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How To Make A Relationship Last: 5 Secrets Backed By Research


Stashed in: Relationships, @bakadesuyo

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What Really Predicts If A Relationship Will Last

Just ask a couple about their relationship. Yup, that simple. The story they tell predicts with 94% accuracy whether they will divorce in 3 years.

From A Book About Love:

After assessing fifty-two couples based on their oral history interviews, the psychologists Kim Buehlman, John Gottman, and Lynn Katz at the University of Washington found that the way spouses described their history predicted whether they would get divorced within the next three years with 94 percent accuracy. It’s an astonishing statistic: by simply looking at how couples speak about their past, the scientists could foresee their future.

So what differs between the stories told by the happy couples and the not-so-happy couples? It’s not the content. Again, everyone experiences conflict. But couples with a future “glorify the struggle.” To simplify:

BAD: “We fought. It was awful. In fact, my partner is awful.”

GOOD: “We fought. It was awful but we worked it out and now we’re better than ever.”

Here’s Jonah:

Every couple is going to go through hard times and go through points where they wonder if they should still be together. That’s just part of being in a long-term relationship. Then, the question becomes: how do they talk about it? Some couples talk about it almost like a sign from the gods that they shouldn’t be together. Some couples find a way to glorify it. To talk about how it brought them together. How they made it through and how they’re stronger because of what happened.

It’s not what happened. It’s how you interpret what happened. Nobody is happy on mile 20 of the marathon. And if the story stops there, it’s not a good one.

But if you pass the finish line, the struggle makes the victory that much sweeter. And those are the stories that happy couples tell.

(To learn the recipe for a happy marriage, click here.)

Here’s what Jonah had to say about how to make a relationship last:

  • Similarity doesn’t matter: Matching music playlists don’t predict happy marriages. Sorry. Focus on emotions.
  • Arguing is good: Negative communication beats no communication every time.
  • Know it’s going to take work: The healthy way to get to “Romeo and Juliet” is to think “arranged marriage.”
  • Have grit: Devotion. Loyalty. That’s grit. And it predicts success at the office and at home.
  • “Glorify the struggle”: It’s all about the story you tell. Did the conflict lead to a happy ending? Hint: it better.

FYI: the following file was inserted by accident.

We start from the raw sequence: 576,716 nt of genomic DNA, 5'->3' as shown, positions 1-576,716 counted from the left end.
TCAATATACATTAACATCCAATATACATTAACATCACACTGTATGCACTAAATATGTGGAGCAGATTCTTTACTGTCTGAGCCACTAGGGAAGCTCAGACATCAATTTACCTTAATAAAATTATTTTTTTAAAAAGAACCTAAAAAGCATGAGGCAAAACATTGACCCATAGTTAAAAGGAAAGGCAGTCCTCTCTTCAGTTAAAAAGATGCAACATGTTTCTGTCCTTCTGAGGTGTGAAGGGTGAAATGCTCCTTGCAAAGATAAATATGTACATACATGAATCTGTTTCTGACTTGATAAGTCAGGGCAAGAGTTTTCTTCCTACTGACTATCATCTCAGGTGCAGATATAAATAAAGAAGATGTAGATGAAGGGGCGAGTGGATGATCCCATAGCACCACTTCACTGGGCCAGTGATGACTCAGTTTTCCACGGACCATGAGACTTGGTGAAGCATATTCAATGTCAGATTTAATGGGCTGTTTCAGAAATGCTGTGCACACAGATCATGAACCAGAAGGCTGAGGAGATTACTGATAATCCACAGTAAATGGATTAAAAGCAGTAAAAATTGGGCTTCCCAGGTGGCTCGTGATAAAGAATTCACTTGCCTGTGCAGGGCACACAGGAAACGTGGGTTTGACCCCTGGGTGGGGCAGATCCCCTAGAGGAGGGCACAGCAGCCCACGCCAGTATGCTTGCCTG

Love is a challenge. But life is a greater challenge. We’d like a sure-thing that guarantees happiness and takes away all the pain. But that’s fiction.

If you’ll excuse a superhero analogy, you need to stop trying to be Superman. He’s invulnerable. But nobody is invulnerable. Bad things happen to all of us. We cannot avoid pain.

You’d be better off trying to be Wolverine. He isn’t invulnerable. But he can recover from almost any injury. You can’t live a life free from conflict but you can learn to cope with the hard times until the good times return.

And what helps you cope with the problems of life better than anything? And makes you successful and happy? “Our closest relationships determine how we respond to the toughest times in life.” Here’s Jonah:

There is no easy life. Then, the question becomes, how do we cope with it? That’s really what George Vaillant and the Grant Study have looked at. How we adapt to life, how we cope. Vaillant has found that what determines how well you adapt is who you love and how you love them. Our closest relationships determine how we respond to the toughest times in life. What you find is that people who have close relationships live longer. They’re far more successful. They make more money. They’re much, much happier. If you go down the list of everything we think we want in life it’s all tied up with the ability to love and be loved.

And when Jonah asked George Valliant, who led the Grant Study at Harvard, about these results, what did Valliant say?

“I wrote once that when we are old our lives become the sum of everyone we have loved. That’s still true. I believe it more than ever.”

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